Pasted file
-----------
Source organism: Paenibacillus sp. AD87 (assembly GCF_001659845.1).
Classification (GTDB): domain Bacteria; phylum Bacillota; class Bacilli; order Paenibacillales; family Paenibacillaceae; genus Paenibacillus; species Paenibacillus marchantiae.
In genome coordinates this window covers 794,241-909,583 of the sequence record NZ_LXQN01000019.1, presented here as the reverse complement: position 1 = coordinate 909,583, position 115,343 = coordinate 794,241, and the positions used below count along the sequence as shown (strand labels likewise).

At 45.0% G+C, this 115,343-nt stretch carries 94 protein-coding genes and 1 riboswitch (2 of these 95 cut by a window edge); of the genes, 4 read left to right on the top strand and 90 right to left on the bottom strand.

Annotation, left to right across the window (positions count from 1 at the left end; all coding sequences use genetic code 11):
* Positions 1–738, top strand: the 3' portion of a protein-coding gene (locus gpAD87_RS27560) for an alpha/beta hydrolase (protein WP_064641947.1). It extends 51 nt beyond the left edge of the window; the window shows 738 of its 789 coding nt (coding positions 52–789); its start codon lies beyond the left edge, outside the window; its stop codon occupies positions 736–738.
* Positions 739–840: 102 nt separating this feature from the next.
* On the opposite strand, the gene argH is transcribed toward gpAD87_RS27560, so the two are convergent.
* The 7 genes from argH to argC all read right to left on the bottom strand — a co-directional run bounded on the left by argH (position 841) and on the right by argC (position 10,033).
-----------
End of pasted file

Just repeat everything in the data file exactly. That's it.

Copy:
Source organism: Paenibacillus sp. AD87 (assembly GCF_001659845.1).
Classification (GTDB): domain Bacteria; phylum Bacillota; class Bacilli; order Paenibacillales; family Paenibacillaceae; genus Paenibacillus; species Paenibacillus marchantiae.
In genome coordinates this window covers 794,241-909,583 of the sequence record NZ_LXQN01000019.1, presented here as the reverse complement: position 1 = coordinate 909,583, position 115,343 = coordinate 794,241, and the positions used below count along the sequence as shown (strand labels likewise).

At 45.0% G+C, this 115,343-nt stretch carries 94 protein-coding genes and 1 riboswitch (2 of these 95 cut by a window edge); of the genes, 4 read left to right on the top strand and 90 right to left on the bottom strand.

Annotation, left to right across the window (positions count from 1 at the left end; all coding sequences use genetic code 11):
* Positions 1–738, top strand: the 3' portion of a protein-coding gene (locus gpAD87_RS27560) for an alpha/beta hydrolase (protein WP_064641947.1). It extends 51 nt beyond the left edge of the window; the window shows 738 of its 789 coding nt (coding positions 52–789); its start codon lies beyond the left edge, outside the window; its stop codon occupies positions 736–738.
* Positions 739–840: 102 nt separating this feature from the next.
* On the opposite strand, the gene argH is transcribed toward gpAD87_RS27560, so the two are convergent.
* The 7 genes from argH to argC all read right to left on the bottom strand — a co-directional run bounded on the left by argH (position 841) and on the right by argC (position 10,033).